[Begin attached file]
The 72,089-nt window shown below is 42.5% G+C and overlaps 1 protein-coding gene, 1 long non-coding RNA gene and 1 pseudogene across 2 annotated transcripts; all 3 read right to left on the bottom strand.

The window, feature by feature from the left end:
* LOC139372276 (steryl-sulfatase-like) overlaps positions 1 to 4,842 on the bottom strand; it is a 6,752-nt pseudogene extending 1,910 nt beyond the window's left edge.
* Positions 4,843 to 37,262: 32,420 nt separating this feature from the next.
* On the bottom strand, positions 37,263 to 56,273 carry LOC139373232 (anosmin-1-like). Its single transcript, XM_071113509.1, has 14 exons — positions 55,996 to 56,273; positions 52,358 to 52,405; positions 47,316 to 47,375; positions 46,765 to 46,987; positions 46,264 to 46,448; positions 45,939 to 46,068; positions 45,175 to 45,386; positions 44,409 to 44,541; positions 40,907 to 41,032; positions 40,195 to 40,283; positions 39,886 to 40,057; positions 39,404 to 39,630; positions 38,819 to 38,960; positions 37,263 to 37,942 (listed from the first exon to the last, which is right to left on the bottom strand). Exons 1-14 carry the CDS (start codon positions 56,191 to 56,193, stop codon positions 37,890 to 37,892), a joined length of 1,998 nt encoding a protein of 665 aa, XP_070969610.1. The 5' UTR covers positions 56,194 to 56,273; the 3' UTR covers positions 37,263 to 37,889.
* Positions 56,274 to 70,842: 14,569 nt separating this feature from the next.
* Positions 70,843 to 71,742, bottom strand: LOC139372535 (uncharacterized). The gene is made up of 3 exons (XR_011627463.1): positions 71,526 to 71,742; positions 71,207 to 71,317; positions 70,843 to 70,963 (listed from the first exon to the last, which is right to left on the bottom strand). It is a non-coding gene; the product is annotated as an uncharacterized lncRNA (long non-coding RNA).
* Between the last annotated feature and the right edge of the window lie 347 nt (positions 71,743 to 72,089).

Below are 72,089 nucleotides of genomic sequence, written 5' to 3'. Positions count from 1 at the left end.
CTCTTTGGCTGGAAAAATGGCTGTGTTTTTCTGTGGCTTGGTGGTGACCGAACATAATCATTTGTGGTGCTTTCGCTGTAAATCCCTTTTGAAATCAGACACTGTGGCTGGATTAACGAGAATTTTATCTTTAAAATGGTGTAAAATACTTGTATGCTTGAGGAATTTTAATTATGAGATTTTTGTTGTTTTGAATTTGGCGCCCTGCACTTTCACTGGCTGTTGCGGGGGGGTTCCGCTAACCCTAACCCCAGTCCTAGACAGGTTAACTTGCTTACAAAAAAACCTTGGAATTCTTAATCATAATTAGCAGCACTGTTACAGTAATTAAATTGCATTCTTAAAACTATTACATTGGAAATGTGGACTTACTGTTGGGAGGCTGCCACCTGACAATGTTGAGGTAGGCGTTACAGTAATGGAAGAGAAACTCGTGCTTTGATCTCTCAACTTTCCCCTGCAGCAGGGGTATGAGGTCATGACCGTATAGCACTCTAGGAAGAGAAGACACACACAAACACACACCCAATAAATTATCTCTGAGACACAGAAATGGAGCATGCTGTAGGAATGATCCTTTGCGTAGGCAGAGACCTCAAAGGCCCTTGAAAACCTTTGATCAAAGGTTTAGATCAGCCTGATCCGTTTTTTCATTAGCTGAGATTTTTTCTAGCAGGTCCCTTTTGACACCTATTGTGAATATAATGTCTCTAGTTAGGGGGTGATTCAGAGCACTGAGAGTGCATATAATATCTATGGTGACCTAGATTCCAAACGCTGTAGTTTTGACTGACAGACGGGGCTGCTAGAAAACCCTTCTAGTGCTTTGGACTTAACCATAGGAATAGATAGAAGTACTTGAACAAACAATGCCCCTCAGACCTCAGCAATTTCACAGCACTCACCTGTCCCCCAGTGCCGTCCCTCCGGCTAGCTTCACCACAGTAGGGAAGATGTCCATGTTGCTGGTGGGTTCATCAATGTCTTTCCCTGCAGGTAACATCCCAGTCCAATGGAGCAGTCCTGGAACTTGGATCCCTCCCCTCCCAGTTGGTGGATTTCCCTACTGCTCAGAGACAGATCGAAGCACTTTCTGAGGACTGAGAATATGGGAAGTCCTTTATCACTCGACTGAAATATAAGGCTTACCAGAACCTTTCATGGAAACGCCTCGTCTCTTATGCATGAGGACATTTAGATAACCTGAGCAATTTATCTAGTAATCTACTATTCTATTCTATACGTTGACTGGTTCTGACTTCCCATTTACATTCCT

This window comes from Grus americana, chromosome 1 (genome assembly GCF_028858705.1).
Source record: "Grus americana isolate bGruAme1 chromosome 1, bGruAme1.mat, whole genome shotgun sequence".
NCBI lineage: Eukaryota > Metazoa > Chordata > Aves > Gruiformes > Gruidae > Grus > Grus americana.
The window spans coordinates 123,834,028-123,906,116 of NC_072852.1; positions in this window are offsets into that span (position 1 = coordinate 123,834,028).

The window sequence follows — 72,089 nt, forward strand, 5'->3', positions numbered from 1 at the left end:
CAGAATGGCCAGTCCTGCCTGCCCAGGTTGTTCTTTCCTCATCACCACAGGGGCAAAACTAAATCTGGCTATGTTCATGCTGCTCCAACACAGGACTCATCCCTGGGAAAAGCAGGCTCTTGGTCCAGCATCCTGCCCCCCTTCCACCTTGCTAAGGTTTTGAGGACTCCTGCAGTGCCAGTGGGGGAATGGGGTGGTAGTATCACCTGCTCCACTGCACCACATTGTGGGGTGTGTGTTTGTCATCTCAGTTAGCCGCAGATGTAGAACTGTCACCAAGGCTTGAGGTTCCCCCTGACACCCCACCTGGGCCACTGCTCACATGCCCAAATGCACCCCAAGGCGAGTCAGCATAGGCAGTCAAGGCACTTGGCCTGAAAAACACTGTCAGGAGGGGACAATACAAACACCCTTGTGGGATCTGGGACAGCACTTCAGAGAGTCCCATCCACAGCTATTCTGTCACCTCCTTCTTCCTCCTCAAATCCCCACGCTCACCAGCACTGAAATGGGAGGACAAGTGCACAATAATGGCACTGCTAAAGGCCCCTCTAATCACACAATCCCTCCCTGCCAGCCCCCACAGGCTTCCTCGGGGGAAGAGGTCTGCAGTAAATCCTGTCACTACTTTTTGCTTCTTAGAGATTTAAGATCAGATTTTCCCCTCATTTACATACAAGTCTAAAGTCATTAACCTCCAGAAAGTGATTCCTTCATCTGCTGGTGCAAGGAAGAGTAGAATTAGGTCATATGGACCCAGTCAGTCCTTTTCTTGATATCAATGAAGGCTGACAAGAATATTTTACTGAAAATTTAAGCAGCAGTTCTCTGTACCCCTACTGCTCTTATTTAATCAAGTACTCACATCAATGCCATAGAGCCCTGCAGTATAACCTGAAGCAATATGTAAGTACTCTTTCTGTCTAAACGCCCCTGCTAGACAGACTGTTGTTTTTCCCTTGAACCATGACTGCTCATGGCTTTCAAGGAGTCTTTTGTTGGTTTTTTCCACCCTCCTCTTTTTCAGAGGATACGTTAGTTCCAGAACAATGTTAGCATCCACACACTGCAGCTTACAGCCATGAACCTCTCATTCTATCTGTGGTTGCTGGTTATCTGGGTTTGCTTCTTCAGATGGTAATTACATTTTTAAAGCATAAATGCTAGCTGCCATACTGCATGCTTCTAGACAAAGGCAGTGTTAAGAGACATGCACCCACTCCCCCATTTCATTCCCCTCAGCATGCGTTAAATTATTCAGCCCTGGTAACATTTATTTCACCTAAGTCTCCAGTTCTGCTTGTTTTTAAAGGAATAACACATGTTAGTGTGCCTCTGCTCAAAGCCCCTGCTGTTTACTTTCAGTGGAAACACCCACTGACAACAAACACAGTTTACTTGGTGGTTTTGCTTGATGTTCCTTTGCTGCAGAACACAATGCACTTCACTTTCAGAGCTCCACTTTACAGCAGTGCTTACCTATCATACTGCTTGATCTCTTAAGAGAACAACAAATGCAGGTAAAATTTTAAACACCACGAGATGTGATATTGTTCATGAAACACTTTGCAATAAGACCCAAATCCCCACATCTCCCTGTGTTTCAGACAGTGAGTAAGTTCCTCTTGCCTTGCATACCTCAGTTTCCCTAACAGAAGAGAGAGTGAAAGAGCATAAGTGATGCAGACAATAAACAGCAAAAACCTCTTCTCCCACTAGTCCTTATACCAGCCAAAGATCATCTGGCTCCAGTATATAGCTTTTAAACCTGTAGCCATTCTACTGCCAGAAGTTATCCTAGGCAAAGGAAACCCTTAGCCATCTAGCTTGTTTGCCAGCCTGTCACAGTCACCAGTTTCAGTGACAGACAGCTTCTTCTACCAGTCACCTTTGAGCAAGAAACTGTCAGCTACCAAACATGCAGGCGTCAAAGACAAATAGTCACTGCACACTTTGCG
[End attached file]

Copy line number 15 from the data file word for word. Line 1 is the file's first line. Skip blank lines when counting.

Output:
The window sequence follows — 72,089 nt, forward strand, 5'->3', positions numbered from 1 at the left end: